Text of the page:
Extrapolation of short-time drying shrinkage tests based on measured diffusion size effect: concept and reality


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Bazant Z. P. , Donmez A. A.

MATERIALS AND STRUCTURES, cilt.49, ss.411-420, 2016 (SCI İndekslerine Giren Dergi) identifier identifier

  • Cilt numarası: 49
  • Basım Tarihi: 2016
  • Doi Numarası: 10.1617/s11527-014-0507-0
  • Dergi Adı: MATERIALS AND STRUCTURES
  • Sayfa Sayıları: ss.411-420

Özet

To check the shrinkage of the concrete considered for a design and construction project, only a limited time such as 1-3 months is usually available. So, a short-time shrinkage test must be extrapolated to much longer times, which has been known to be a difficult problem. To obtain a dependable extrapolation, it was proposed to use weight measurements of the water loss of the test specimens. However, recently some problems with this concept have been identified. The present article proposes another concept relying on the diffusion size effect in shrinkage. In a much smaller companion specimen, it is possible to reach within 1-3 months the concave part of the shrinkage curve plotted in logarithmic time scale, in which the asymptotic value is closely approached. The method is examined using the available published data on the shrinkage of specimens of different sizes. Because the size difference in the available data is too small, the method is also examined using artificial small-size data obtained by scaling according to the diffusion theory. Both cases indicate overall improvement in predicting the final asymptotic values. However, although the extrapolation is clearly better than the traditional extrapolation "by eye" or by fitting a formula to one-size data, some non-negligible discrepancies are still observed, and it is not clear whether the size effect method is better than the water loss method. In the face of this reality, further studies are recommended using tests of combined drying and autogenous shrinkages, with greater size differences of drying specimens and a refined evaluation taking into account secondary influences such as differences in cracking, hydration aging, and the inevitable effect of autogenous shrinkage in the specimen core before it is reached by the drying front. Until such studies clarify the problem, taking the more conservative result from the extrapolations by the size-effect and weight-loss methods is recommended as better than intuitive extrapolation "by eye".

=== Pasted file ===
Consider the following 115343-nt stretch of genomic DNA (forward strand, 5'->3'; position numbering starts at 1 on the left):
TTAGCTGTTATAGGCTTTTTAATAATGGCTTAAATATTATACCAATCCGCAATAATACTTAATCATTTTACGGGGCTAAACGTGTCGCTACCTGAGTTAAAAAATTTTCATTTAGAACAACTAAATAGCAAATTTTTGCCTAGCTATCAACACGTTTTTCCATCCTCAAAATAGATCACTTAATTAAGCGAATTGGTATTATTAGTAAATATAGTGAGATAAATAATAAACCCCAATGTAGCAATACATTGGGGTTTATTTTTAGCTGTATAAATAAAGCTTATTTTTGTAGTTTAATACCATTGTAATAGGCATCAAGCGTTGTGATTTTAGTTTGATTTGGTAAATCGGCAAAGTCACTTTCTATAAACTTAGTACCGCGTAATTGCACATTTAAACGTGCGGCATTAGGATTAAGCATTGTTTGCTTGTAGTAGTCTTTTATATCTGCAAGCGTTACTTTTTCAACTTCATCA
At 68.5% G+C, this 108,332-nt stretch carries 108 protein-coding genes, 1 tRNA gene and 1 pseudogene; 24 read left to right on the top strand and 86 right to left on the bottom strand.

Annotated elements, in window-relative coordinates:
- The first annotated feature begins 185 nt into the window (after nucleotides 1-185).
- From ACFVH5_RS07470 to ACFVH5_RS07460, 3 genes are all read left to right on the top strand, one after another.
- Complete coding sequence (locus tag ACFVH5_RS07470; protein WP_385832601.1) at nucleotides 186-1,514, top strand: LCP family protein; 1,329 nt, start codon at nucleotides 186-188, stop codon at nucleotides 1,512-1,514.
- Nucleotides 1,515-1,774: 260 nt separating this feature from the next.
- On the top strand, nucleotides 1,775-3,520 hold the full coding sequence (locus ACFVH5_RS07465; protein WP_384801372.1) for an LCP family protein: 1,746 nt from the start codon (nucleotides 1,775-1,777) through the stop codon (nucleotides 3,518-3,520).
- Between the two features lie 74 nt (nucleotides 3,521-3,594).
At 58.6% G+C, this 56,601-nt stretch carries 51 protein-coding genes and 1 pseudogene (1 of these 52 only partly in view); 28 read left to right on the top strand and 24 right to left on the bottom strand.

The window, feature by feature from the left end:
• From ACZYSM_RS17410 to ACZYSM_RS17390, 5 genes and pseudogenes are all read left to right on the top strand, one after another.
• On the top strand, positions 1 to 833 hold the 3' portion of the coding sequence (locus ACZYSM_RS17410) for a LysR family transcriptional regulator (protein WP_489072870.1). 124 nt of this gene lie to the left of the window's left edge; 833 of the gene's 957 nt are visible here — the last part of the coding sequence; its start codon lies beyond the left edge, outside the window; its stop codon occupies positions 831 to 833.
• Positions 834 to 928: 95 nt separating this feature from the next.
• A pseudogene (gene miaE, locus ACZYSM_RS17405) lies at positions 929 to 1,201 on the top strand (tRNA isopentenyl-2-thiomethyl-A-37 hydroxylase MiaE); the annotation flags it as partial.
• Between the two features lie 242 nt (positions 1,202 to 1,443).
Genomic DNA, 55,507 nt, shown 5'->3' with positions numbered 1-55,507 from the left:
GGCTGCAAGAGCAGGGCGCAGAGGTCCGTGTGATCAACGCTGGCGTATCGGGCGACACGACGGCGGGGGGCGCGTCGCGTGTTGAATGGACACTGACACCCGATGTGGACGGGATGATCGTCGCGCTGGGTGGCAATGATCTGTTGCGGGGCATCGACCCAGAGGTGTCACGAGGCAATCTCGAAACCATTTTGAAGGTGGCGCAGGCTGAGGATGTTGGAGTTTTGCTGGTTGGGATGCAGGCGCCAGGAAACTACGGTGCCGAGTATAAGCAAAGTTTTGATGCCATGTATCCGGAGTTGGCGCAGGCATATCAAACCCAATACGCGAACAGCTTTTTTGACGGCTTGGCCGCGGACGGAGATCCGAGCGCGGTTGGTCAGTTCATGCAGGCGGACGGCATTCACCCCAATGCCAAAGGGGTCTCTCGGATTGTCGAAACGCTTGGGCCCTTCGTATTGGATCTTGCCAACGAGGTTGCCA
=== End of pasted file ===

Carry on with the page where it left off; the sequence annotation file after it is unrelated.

To check the shrinkage of the concrete considered for a design and construction project, only a limited time such as 1–3 months is usually available. So, a short-time shrinkage test must be extrapolated to much longer times, which has been known to be a difficult problem. To obtain a dependable extrapolation, it was proposed to use weight measurements of the water loss of the test specimens. However, recently some problems with this concept have been identified. The present article proposes another concept relying on the diffusion size effect in shrinkage. In a much smaller companion specimen, it is possible to reach within 1–3 months the concave part of the shrinkage curve plotted in logarithmic time scale, in which the asymptotic value is closely approached. The method is examined using the available published data on the shrinkage of specimens of different sizes. Because the size difference in the available data is too small, the method is also examined using artificial small-size data obtained by scaling according to the diffusion theory. Both cases indicate overall improvement in predicting the final asymptotic values. However, although the extrapolation is clearly better than the traditional extrapolation “by eye” or by fitting a formula to one-size data, some non-negligible discrepancies are still observed, and it is not clear whether the size effect method is better than the water loss method. In the face of this reality, further studies are recommended using tests of combined drying and autogenous shrinkages, with greater size differences of drying specimens and a refined evaluation taking into account secondary influences such as differences in cracking, hydration aging, and the inevitable effect of autogenous shrinkage in the specimen core before it is reached by the drying front. Until such studies clarify the problem, taking the more conservative result from the extrapolations by the size-effect and weight-loss methods is recommended as better than intuitive extrapolation “by eye”.